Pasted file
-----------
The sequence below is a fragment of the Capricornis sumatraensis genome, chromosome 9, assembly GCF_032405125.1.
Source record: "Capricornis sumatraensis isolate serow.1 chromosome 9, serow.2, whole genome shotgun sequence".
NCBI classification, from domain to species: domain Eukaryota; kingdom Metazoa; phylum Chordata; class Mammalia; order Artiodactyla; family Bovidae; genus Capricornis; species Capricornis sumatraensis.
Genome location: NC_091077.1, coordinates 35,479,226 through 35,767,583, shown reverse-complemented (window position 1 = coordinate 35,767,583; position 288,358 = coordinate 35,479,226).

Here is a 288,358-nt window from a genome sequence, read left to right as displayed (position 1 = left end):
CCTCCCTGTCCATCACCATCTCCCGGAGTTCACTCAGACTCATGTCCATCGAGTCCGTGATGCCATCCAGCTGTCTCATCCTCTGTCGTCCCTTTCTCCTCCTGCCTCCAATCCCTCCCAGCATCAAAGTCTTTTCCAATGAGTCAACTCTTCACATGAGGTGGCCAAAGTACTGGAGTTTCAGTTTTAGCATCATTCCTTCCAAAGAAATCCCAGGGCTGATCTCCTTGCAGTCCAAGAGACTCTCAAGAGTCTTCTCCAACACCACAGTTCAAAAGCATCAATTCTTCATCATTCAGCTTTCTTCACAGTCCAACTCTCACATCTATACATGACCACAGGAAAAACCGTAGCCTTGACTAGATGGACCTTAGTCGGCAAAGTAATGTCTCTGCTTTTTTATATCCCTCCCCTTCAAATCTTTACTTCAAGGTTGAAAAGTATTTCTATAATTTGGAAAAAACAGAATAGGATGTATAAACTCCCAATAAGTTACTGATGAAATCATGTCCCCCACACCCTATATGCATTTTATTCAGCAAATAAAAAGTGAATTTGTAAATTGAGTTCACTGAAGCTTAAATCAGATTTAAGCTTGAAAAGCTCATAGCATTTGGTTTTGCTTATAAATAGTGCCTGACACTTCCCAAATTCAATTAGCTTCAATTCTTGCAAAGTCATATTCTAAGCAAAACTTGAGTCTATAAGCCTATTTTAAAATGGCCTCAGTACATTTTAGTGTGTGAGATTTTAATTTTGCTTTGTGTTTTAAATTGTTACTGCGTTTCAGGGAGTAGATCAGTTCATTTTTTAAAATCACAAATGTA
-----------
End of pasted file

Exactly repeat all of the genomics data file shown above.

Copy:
The sequence below is a fragment of the Capricornis sumatraensis genome, chromosome 9, assembly GCF_032405125.1.
Source record: "Capricornis sumatraensis isolate serow.1 chromosome 9, serow.2, whole genome shotgun sequence".
NCBI classification, from domain to species: domain Eukaryota; kingdom Metazoa; phylum Chordata; class Mammalia; order Artiodactyla; family Bovidae; genus Capricornis; species Capricornis sumatraensis.
Genome location: NC_091077.1, coordinates 35,479,226 through 35,767,583, shown reverse-complemented (window position 1 = coordinate 35,767,583; position 288,358 = coordinate 35,479,226).

Here is a 288,358-nt window from a genome sequence, read left to right as displayed (position 1 = left end):
CCTCCCTGTCCATCACCATCTCCCGGAGTTCACTCAGACTCATGTCCATCGAGTCCGTGATGCCATCCAGCTGTCTCATCCTCTGTCGTCCCTTTCTCCTCCTGCCTCCAATCCCTCCCAGCATCAAAGTCTTTTCCAATGAGTCAACTCTTCACATGAGGTGGCCAAAGTACTGGAGTTTCAGTTTTAGCATCATTCCTTCCAAAGAAATCCCAGGGCTGATCTCCTTGCAGTCCAAGAGACTCTCAAGAGTCTTCTCCAACACCACAGTTCAAAAGCATCAATTCTTCATCATTCAGCTTTCTTCACAGTCCAACTCTCACATCTATACATGACCACAGGAAAAACCGTAGCCTTGACTAGATGGACCTTAGTCGGCAAAGTAATGTCTCTGCTTTTTTATATCCCTCCCCTTCAAATCTTTACTTCAAGGTTGAAAAGTATTTCTATAATTTGGAAAAAACAGAATAGGATGTATAAACTCCCAATAAGTTACTGATGAAATCATGTCCCCCACACCCTATATGCATTTTATTCAGCAAATAAAAAGTGAATTTGTAAATTGAGTTCACTGAAGCTTAAATCAGATTTAAGCTTGAAAAGCTCATAGCATTTGGTTTTGCTTATAAATAGTGCCTGACACTTCCCAAATTCAATTAGCTTCAATTCTTGCAAAGTCATATTCTAAGCAAAACTTGAGTCTATAAGCCTATTTTAAAATGGCCTCAGTACATTTTAGTGTGTGAGATTTTAATTTTGCTTTGTGTTTTAAATTGTTACTGCGTTTCAGGGAGTAGATCAGTTCATTTTTTAAAATCACAAATGTA